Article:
NO REFUSAL BLOOD DRAWS AND SOBRIETY CHECKPOINTS-CONSTITUTIONAL DILEMMAS

Law Enforcement Willing to Lessen Constitutional Protections to Appease Mothers Against Drunk Driving

By: Houston Criminal Lawyer John Floyd and Paralegal Billy Sinclair

For the past fifteen years the State of Texas either led the nation or ranked in the top five states in DWI fatalities. The Century Council reported in 2008 there were nearly six-million traffic accidents reported in this country to the police which took the lives of 37,361 people—11,773 of the deaths involved crashes in which a driver had a blood-alcohol reading of .08 or higher. A blood alcohol level (BAL) of .08 is considered intoxicated in the State of Texas.

DWI-related traffic fatalities, thus, is a serious problem across the country and particularly in the State of Texas.

Led by former Assistant District Attorney Warren Diepraam, the Harris County District Attorney followed the lead of other law enforcement agencies and set up in 2007 what has become known as “no refusal” DWI weekends.  Diepraam led the creation of an initiative formally called Vehicle Assault Team (VAT) which allowed a stand-by judge to issue a search warrant authorizing law enforcement officers making a DWI stop to take a blood sample from any motorist who refused to voluntarily submit to the “blood draw” so long as the officer’s actions were consistent with state law. ADA Diepraam’s belief went a step beyond VAT: he believes that every motorist stopped in the State of Texas for suspicion of DWI should be required to provide the police with a “chemical sample.” Not even former DA Chuck Rosenthal could buy into that belief so his office kept VAT confined to what it called “no refusal” weekends (most often staged on major holiday weekends).

The Diepraam-led VAT initiative had little respect for either Texas statutory requirements or case law precedent. First, Art. 724.017 of the Transportation Code provides that “only a physician, qualified technician, chemist, registered professional nurse, or licensed vocational nurse” can take a blood sample at the request of a peace officer. Although the District Attorney’s office elected to have a nurse present to make the actual draw, Diepraam lobbied the notion that a “jail nurse” or a “paramedic” was qualified under Art. 724.017 to make such a draw because the draws were “not mandatory.” As for the DA’s office lack of respect for case precedent, the Texas Court of Criminal appeals in the case of Juan Enrique Sanchez held that “roadblock checkpoints” violate the Fourth Amendment of the United States Constitution, although Diepraam would argue that “no refusal” weekends were not “sobriety checkpoints”.  Sanchez remains controlling law to this day.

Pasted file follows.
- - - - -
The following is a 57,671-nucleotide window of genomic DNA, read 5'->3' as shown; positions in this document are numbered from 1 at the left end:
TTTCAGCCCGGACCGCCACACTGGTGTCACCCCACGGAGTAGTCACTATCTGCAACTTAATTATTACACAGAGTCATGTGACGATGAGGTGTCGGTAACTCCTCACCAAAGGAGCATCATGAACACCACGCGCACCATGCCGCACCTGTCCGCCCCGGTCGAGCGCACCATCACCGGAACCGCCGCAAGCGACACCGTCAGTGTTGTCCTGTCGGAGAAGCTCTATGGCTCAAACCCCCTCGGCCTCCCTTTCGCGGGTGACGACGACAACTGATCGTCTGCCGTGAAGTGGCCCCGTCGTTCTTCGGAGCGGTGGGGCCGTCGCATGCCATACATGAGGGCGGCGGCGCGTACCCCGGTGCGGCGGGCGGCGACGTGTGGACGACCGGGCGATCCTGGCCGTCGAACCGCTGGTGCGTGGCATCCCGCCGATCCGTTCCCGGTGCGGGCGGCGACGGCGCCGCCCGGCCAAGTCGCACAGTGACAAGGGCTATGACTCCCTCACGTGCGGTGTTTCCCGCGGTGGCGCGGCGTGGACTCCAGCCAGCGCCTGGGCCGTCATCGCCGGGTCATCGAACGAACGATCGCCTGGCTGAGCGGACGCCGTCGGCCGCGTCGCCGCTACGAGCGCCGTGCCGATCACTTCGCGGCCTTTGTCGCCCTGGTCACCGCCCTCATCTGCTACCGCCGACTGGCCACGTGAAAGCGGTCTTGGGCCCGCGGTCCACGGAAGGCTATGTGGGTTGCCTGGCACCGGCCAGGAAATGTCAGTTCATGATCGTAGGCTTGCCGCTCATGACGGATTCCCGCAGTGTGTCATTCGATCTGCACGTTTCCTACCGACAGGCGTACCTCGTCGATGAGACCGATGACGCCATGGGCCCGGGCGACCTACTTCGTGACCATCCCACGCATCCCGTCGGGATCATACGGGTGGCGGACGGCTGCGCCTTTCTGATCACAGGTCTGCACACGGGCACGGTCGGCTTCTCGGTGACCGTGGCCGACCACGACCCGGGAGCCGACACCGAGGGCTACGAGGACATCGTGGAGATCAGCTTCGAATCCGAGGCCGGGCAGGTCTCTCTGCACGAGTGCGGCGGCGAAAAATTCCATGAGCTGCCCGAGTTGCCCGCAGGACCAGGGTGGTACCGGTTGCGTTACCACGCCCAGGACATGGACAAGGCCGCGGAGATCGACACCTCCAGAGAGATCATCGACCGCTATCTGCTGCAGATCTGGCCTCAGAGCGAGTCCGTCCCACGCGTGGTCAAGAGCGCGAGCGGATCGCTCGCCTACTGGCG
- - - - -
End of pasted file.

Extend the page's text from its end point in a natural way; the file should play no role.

While law enforcement agencies hailed the “no refusal” weekends as a spectacular success, judges became increasingly concerned about their constitutional implications. They began making themselves scarce when “no refusal” weekends rolled around. This prompted Mothers Against Drunk Driving (MADD) and other proponents of “get tough on DWI”  to lobby Texas lawmakers to pass legislation that would make “no refusal” weekends a fulltime law enforcement initiative to combat drunk driving. The DWI law, as it existed at the time, allowed motorists to refuse blood or breath samples unless they were involved in an accident which caused death or serious injury. The proponents of fulltime “no refusal” got a tremendous boost, albeit a tragic one, in December 2008 when Nicole “Lilly” Lalame stepped off her school  bus here in Harris County and was struck and killed by a suspected drunk driver who had run a stop sign. That was enough incentive for the legislature to enact the Nicole “Lilly” Lalame Act (LeLame Act) which allows the police to take a “warrantless” blood sample from a motorist arrested for a DWI offense who refuses to give a voluntary blood sample when one or more of the following conditions exist:

  • The suspect caused an accident in which someone died, is likely to die, someone suffered severe bodily injury, or someone was taken to the hospital with severe bodily injury
  • The suspect is arrested for driving while intoxicated with child passenger
  • The suspect has a previous DWI conviction with a child passenger, intoxication assault or intoxication manslaughter, or
  • The suspect has two or more DWI convictions, flying while intoxicated, intoxication assault or assembling/operating an amusement ride while intoxicated.